What happens when two out television icons meet up on stage?
You can find out May 5, when Anderson Cooper and Andy Cohen take part in “An Intimate Evening” at the Borgata in Atlantic City.
Neither CNN/CBS newsman Anderson Cooper nor Bravo late-night talk show host and “Real Housewives” franchise producer Cohen plans much when it comes to their unscripted on-stage chats.
Then again, both network veterans are used to television; both hard news and raw gossip. The pair cohosted CNN’s most recent live New Year’s Eve affair when Cooper’s usual on-air collaborator, Kathy Griffin, was sidelined by the controversy of dissing Trump with a bloody stump of a head.
As pals on stage and off, Cohen said “An Intimate Evening” resulted from friendship and circumstance.
PGN: Not to kiss your ass, but you are a titan of the entertainment industry, and proudly out at that. Now, we are an assumedly and presumably advanced society for the most part, but that doesn’t stop the stupidest among us. Do you ever experience at this point in your career any prejudice to you for your sexual preference?
AC: If I do, I don’t take it on, you know? I’m fortunate enough to be at a place in my career where I don’t have to take anyone else’s — uh — feelings on. But, sure, in small ways I do.
PGN: When was the last time you felt as if someone was throwing shade at you, in business or on a personal level? Or that it truly irked you?
AC: Gosh. I believe that there are some interviewers who only barely can get their head around the fact that I’m a gay man and that that’s my thing. God, the last time that it irked me … No, I can’t actually remember.
PGN: Are there particular LGBTQ-related issues that most shock you, still, in their non-resolution?
AC: I think that anywhere that it is still legal to discriminate against a gay person for any reason, whether it is employment or housing, is baffling to me.
PGN: You and Cooper have been touring this “Intimate Evening” for a minute. What are you guys marveling at in private at present?
AC: Today, we are talking about the fact that [Cooper] has gotten me into pilates.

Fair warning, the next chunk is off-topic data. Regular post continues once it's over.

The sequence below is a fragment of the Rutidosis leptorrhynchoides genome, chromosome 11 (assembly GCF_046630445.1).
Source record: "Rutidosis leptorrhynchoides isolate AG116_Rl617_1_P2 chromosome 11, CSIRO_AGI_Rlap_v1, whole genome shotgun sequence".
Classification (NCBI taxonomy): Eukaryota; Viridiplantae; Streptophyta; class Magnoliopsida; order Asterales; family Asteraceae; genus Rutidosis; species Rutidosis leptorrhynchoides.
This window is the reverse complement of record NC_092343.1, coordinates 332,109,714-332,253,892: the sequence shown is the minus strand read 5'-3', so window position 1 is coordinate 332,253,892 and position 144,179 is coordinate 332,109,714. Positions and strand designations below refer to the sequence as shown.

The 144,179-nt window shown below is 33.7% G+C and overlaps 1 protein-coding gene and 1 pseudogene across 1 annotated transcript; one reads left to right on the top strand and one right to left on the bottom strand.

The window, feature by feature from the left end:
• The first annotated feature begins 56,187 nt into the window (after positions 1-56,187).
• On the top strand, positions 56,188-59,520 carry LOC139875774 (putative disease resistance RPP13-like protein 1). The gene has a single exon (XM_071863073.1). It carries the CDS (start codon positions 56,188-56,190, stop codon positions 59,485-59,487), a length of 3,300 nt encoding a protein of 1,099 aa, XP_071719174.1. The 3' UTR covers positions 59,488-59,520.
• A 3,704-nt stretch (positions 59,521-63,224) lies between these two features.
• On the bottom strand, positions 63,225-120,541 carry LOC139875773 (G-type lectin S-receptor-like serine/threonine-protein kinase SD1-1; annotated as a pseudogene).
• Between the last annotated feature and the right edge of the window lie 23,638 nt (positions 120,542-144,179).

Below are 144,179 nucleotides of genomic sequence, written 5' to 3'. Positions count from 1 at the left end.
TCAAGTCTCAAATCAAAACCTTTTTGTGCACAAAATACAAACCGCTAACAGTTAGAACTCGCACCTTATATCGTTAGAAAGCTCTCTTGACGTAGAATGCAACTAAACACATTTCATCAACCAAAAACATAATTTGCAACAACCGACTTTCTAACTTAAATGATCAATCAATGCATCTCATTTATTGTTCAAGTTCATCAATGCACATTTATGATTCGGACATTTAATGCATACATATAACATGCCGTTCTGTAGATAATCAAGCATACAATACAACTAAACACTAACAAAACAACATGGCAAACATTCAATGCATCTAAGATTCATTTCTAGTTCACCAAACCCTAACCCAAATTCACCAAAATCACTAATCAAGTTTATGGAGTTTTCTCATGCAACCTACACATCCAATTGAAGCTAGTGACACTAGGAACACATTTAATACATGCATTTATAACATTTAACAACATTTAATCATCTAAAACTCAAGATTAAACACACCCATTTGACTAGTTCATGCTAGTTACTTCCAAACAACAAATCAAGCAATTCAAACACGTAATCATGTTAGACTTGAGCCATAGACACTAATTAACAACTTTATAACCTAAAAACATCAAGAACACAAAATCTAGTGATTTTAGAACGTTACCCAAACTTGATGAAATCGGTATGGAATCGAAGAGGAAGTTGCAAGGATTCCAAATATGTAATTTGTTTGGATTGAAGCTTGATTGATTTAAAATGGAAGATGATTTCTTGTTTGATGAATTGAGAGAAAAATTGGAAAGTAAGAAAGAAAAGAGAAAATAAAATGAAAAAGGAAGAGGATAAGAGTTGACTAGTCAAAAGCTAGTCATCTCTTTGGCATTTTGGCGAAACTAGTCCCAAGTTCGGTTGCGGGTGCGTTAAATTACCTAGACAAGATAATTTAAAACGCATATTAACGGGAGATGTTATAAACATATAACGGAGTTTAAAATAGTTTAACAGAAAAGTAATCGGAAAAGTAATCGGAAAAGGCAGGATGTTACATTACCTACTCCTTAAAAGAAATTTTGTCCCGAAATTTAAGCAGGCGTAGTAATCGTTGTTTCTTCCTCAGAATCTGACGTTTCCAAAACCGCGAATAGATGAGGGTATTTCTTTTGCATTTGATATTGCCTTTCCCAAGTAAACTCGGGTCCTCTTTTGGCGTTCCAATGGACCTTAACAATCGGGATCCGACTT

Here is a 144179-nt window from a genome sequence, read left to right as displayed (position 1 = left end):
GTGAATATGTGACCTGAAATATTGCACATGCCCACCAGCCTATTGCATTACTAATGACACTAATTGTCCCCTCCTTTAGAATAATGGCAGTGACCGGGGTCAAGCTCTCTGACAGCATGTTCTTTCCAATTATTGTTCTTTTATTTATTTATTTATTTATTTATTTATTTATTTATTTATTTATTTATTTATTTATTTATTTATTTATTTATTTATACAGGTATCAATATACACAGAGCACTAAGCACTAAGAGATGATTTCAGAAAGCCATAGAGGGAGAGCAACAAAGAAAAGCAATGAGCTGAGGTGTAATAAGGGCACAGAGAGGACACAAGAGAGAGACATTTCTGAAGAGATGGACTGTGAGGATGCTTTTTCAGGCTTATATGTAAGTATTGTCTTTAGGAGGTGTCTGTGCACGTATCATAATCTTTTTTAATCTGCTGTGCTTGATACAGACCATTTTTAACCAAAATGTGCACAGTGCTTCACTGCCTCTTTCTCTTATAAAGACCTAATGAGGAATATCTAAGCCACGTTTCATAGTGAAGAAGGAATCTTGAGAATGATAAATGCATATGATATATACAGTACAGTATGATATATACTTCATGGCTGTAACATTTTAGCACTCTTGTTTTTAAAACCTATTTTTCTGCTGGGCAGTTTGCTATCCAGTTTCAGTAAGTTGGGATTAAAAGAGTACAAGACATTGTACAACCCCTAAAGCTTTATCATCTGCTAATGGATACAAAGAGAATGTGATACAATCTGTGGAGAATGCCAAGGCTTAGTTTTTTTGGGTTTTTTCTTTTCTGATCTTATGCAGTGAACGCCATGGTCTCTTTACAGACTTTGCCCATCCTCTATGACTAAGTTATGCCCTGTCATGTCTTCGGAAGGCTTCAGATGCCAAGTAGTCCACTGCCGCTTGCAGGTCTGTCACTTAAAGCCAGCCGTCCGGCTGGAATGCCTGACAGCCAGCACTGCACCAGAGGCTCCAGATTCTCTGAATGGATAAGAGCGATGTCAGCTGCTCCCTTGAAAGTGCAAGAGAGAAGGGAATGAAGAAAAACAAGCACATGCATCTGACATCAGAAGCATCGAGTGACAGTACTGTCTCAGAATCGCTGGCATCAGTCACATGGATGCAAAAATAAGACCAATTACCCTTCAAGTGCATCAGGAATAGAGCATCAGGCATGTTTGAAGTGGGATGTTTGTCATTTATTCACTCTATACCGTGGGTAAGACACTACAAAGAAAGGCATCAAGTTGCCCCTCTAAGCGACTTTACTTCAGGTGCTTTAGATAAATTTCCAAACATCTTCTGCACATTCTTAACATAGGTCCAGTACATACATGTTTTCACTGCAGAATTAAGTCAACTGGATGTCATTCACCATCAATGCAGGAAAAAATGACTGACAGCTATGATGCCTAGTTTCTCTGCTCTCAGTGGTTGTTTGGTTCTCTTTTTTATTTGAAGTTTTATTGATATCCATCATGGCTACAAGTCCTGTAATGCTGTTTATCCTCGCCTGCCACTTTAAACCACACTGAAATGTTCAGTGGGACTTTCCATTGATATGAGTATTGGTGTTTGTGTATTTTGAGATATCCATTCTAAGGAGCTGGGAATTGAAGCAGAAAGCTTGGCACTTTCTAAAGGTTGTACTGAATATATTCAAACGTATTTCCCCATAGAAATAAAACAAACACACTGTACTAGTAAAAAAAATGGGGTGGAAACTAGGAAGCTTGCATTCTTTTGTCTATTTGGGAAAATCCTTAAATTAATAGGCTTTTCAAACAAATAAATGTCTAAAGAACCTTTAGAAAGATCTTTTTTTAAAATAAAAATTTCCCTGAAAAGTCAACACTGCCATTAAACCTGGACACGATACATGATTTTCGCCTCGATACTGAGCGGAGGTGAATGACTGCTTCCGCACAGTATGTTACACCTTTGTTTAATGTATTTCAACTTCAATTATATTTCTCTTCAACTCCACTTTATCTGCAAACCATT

PGN: Glad to see there’s such substance between you two.
AC: Well, we were talking about Cosby yesterday. It changes every day.
PGN: So, what is the thought process between the two of you in bringing
what might be a private conversation between friends onto the stage? What is the curatorial focus?
AC: I do have a sense of what Anderson’s been up to in his work. For instance, I got on stage with him several weeks ago, and told him that I wanted to know all about his meeting with Stormy Daniels and all these other Trump women he’s been interviewing. We did a thing in Chicago a couple of months ago where he knew that I had been shooting a lot of Bravo stuff in a row. If there’s anything interesting to be mined from our respective jobs — or something funny in our personal lives that no one knows about — we mine it. We like to keep each other surprised on stage.
PGN: Has the dynamic between you changed on stage since the tour began?
AC: Not really. I believe it will always be like running into the two of us at a bar.
PGN: Before you head to Atlantic City, you’re stopping off in Philadelphia for an event with former First Lady Michelle Obama. What’s your take on her?
AC: She was a wonderful role model, a great First Lady and someone who continues many of the initiatives that she started when she was in the White House. How cool is that? She doesn’t have to still be doing this.
PGN: Philadelphia has the dubious distinction of being the home of your noted worst guest: Amber Rose. What did she get wrong?
AC: She just didn’t want to answer any of my shady questions. I actually liked her and have interviewed her since. She just wasn’t up for it. And if you’re not
up for shade, we’re not going to get anywhere.